the Sun is constantly emitting energy.
And we depend upon this solar energy
far more than we might think.
Our food is made as plants convert
sunlight, minerals, water
and carbon dioxide
into nutritious leaves, seeds and fruits.
The Sun gives us such nourishment,
and it also gives us light and warmth.
Fossil fuels such as coal, oil,
and natural gas are derived
from ancient plant matter, which again,
is really just solar energy
in another form.
It is hard to imagine life
without our generous Sun.
No wonder it has been worshipped
since ancient times
in many different cultures.
Ninety-nine percent of the mass
of our solar system is
concentrated in the Sun.
It was born about 6 billion years ago
from the remnants of a previous star.
The Sun has been radiating energy
in a stable manner for 3.5 billion years,
and should continue to doso
for the same amount of time.
It consists of with about 70% hydrogen
and 30% helium,
with other chemical elements making
up the other 2-3% of solar mass.
The diameter of the Sun is
1,392,000 km, which is 116 times
bigger than the Earth diameter.
Like the Earth and the other planets,
the Sun is also turning on its own axis.
A complete rotation occurs every
25 days, which means that
this planetary giant rotates 5.5 times
faster then the Earth.
The temperature of the Sun
at the surface is 5,700 degrees
Centigrade, and inside, it is an amazing
15 million degrees Centigrade, while
the pressure there is 200 billion tons!
In this unimaginably hot core of
the Sun, a continuous nuclear reaction
emits an enormous amount of energy.
Pairs of hydrogen atoms collide
and fuse into single atoms of helium,
and in the process,
releasing photons of gamma radiation.
The gamma radiation passes through
the 600,000 km of the inner Sun,
and eight minutes later reaches the
upper parts of Earth’s atmosphere.
The area is known as the ionosphere
because many of its particles take
on an electrical charge
from the solar radiation.
In a single second of time,
the Sun transforms
657 million tons of hydrogen
into 652.5 million tons of helium.
The difference in mass becomes
in accordance with Einstein’s famous
equation E=mc2, which shows
that mass and energy are essentially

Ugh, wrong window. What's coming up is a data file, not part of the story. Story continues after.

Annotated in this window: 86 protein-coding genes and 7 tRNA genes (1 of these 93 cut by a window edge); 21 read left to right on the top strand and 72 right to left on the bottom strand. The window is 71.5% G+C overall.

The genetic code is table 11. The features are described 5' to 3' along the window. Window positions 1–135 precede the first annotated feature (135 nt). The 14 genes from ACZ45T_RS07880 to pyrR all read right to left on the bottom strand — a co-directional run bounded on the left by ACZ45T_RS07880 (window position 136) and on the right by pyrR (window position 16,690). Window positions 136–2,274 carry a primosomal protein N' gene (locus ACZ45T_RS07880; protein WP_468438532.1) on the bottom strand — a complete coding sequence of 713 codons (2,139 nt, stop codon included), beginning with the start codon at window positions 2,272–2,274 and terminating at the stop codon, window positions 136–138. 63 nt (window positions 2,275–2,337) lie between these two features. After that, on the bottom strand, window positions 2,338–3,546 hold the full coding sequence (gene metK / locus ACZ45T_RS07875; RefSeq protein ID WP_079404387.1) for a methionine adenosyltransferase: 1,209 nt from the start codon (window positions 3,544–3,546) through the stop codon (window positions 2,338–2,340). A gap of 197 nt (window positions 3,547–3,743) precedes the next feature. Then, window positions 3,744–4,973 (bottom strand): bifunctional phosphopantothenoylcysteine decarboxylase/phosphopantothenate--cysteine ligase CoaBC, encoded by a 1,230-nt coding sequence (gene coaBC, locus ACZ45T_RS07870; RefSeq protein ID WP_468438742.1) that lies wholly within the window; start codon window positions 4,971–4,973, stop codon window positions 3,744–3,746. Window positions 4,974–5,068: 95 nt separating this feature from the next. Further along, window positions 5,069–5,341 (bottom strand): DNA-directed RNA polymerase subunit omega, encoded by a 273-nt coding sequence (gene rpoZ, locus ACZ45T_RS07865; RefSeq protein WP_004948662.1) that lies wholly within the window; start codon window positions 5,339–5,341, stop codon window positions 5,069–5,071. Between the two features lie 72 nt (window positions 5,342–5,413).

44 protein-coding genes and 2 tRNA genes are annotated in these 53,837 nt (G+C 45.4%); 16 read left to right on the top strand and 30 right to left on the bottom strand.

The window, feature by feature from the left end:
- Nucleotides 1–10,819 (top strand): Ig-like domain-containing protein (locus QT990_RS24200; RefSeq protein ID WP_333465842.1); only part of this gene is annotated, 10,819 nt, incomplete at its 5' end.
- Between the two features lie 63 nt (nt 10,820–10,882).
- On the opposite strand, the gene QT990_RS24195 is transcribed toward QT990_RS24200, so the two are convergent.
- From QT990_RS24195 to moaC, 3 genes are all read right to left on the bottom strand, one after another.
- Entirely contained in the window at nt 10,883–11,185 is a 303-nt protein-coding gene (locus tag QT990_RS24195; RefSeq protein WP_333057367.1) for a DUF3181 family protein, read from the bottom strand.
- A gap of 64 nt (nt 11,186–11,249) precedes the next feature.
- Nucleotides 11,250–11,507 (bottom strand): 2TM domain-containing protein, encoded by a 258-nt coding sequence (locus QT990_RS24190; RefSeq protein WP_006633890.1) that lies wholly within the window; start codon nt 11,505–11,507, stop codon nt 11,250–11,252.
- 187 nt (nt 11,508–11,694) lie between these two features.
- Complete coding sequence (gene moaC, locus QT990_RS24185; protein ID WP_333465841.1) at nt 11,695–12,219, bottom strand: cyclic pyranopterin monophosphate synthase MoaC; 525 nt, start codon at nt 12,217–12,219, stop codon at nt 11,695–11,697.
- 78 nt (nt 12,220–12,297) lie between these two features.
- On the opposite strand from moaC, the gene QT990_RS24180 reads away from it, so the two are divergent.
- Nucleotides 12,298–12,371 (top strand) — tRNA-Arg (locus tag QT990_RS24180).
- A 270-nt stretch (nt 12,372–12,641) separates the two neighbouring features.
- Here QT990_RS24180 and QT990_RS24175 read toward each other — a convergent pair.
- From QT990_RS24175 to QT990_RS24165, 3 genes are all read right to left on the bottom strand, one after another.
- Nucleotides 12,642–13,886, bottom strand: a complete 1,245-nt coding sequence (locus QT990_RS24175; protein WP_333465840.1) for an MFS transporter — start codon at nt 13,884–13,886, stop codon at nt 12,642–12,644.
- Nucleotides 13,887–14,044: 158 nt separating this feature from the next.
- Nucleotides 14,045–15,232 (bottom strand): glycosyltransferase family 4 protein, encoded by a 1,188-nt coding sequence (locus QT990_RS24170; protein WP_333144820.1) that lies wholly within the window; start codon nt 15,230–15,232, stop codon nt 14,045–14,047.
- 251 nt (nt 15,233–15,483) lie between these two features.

So every second, the Sun converts
4.5 million tons of mass into broad of
spectrum electromagnetic energy
such as heat, visible
and ultraviolet light.
In addition to light and heat,
the Sun also releases a powerful
stream of electrons and protons
which is often called the “solar wind”.
This wind coming from the Sun
extends to the far reaches
of our solar system and comprises
a protective cocoon
known as the heliosphere.
It is called a cocoon
because at the edge of the heliosphere,
the particles of the solar wind perform
a very important,
Although we cannot see it,
the universe is filled
with radiation from the cosmos.
These highly energetic cosmic rays
move at nearly the speed of light.
But the solar winds that make up
the heliosphere is able to intercept
these cosmic rays.
And so, near and far, the Sun not only
supplies the energy necessary for life
as a warm, nearby neighbor,
it also shields us,
and does a remarkable job doing it,
from the greater environment
of the outer universe.
The Sun is perhaps
the Earth’s big friend.
So when we thank our Earth
for giving us life, we might also want
to remember to thank
the other life-giver, our Sun.
But our story is not over just yet!
When we continue our program next
Monday, we’ll discuss more about
the nature of the beautiful relationship
the Earth has with the Sun.
And in doing so, we’ll also learn more
about how the Earth really works
to take care of all the living creatures
Part 2 begins next Monday
for Science and Spirituality’s
“Life in the Spacecraft Called Earth.”
Now, stay tuned for more positive
programming, right here
on Supreme Master Television.
See you soon!